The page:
What is Lincoln Thinkin’?
Posted by Larry Doyle on March 30, 2009 3:56 PM |
Lincoln Financial Group is not exactly a small or even medium sized insurance company. LNC has a current market capitalization of approximately $2.5 billion. The stock is down almost 40% on the day, trading at approximately $6.50. The 52 week high for Lincoln was $59.99. Clearly, Lincoln has a whole host of issues.
What is Lincoln thinkin’? What should a company do in circumstances like this? Well, how do they put themselves in a position of getting access to government bailout money currently allocated to banks?
Perhaps Lincoln could become a bank. But how does an insurance company become a bank? Well, how about they just go buy one. So that is what Lincoln did. The WSJ reports:
Lincoln National was believed to have qualified for TLGP (Temporary Liquidity Guarantee Program) and other government programs after it acquired Newton County Loan & Savings in Indiana and converted into a savings and loan in November. However, in the company’s filing with the Securities and Exchange Commission, it said it does not believe it qualifies under the current provisions of the TGLP and thus voluntarily withdrew its application to participate.
So with one small purchase of a small savings and loan in Indiana, Lincoln tried to become a bank and gain access to bailout money. What has our financial world come to when a nationwide insurance company is buying a small regional savings and loan to gain access to bailout money?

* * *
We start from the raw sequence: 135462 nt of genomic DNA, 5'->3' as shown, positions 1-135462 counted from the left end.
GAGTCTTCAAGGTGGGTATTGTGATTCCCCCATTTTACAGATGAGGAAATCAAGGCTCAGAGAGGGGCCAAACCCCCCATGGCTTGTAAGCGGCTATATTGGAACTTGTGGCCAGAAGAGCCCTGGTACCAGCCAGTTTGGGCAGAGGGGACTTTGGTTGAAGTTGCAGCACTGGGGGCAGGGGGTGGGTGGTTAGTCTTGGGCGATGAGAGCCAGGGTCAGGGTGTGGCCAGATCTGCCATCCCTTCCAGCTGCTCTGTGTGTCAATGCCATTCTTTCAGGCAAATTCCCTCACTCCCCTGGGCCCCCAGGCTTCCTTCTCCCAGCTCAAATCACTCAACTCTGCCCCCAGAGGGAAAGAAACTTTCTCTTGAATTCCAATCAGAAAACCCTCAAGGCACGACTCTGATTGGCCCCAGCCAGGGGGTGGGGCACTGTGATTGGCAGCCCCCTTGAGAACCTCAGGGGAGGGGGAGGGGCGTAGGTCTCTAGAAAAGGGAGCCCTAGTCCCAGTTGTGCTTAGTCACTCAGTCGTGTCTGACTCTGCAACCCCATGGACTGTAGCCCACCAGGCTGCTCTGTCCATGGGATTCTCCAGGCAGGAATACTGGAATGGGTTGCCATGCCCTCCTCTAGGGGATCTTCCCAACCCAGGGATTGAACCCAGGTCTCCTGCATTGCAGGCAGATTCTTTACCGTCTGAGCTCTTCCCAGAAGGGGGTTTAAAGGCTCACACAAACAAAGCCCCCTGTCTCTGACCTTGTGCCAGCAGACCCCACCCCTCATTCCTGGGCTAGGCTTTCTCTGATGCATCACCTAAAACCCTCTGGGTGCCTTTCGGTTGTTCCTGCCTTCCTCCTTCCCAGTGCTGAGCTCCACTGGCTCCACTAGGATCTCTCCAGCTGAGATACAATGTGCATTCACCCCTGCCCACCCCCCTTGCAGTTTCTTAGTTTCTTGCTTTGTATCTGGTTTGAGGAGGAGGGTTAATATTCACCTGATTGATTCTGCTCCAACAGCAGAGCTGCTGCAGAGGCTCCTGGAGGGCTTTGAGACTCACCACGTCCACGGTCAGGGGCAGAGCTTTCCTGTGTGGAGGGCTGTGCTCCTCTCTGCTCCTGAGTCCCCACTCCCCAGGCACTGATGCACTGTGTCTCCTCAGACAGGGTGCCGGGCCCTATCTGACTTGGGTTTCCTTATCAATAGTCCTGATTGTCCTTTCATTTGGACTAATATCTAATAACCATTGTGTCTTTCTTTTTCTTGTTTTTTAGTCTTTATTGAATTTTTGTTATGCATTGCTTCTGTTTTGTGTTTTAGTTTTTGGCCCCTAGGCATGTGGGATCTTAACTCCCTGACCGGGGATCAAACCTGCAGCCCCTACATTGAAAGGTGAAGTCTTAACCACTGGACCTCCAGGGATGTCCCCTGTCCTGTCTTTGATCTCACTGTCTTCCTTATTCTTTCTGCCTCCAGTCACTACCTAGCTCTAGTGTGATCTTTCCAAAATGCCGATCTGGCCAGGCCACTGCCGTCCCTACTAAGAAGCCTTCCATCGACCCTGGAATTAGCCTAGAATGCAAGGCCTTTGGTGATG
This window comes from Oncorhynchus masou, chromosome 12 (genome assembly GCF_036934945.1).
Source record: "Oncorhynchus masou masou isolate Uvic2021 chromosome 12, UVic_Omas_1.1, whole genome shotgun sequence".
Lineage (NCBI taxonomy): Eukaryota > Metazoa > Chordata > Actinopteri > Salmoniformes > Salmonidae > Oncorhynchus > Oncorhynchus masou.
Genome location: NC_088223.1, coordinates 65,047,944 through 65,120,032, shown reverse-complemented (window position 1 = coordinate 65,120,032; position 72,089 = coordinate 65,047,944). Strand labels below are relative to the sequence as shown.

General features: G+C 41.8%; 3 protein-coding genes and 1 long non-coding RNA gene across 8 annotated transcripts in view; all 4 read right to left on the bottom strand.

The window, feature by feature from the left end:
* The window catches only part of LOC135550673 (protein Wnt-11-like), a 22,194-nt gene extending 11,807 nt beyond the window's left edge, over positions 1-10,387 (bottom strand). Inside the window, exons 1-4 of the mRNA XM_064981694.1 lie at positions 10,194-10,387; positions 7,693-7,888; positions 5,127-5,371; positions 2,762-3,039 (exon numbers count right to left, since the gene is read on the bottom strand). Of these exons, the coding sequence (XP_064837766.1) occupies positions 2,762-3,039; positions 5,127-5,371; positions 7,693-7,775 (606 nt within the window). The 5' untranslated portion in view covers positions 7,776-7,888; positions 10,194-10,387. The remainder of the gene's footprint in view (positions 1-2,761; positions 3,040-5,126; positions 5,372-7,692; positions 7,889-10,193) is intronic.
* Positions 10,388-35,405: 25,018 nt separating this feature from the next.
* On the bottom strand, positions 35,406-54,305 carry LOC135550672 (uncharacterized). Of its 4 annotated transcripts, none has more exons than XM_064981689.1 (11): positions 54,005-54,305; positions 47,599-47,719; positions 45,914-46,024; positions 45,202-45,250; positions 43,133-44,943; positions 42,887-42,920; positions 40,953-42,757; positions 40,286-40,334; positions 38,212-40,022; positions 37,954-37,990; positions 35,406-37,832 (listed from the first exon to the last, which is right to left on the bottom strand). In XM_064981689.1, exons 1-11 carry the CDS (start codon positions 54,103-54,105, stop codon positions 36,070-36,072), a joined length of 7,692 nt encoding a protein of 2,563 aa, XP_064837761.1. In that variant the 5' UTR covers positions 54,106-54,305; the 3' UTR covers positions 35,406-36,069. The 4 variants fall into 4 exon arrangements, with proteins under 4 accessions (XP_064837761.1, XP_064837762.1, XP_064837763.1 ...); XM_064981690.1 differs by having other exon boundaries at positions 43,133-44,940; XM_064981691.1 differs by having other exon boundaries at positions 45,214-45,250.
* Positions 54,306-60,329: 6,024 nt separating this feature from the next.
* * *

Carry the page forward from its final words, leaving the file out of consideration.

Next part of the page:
In any event, Lincoln’s strategy did not work as their application to participate in the government program was denied. Alas, no bailout money and Lincoln’s stock trades down 38% on the day.
I think this act of desperation on behalf of Lincoln just goes to show how bad liquidity conditions are for the insurance industry as a whole.
Other insurance stocks (Prudential, Principal, Hartford) are down approximately 20% on the day. I believe Secretary Geithner’s request for increased powers to deal with the collapse of non-banks is focused right here in the insurance space.
The problems in insurance focus on problems in their investment portfolios (commercial real estate, corporate and high yield bonds) and fixed liabilities (guaranteed annuities). As a frame of reference, a premiere office tower in Boston, the John Hancock Tower, is expected to be sold for half of the $1.3 billion it garnered in 2006!! Ouch
Sense on Cents strongly recommends you check the financial condition of your insurance carriers. As policyholders, you are creditors of these companies. Could insurance companies fail? Who knows. That said, you may not be able to access your cash if need be.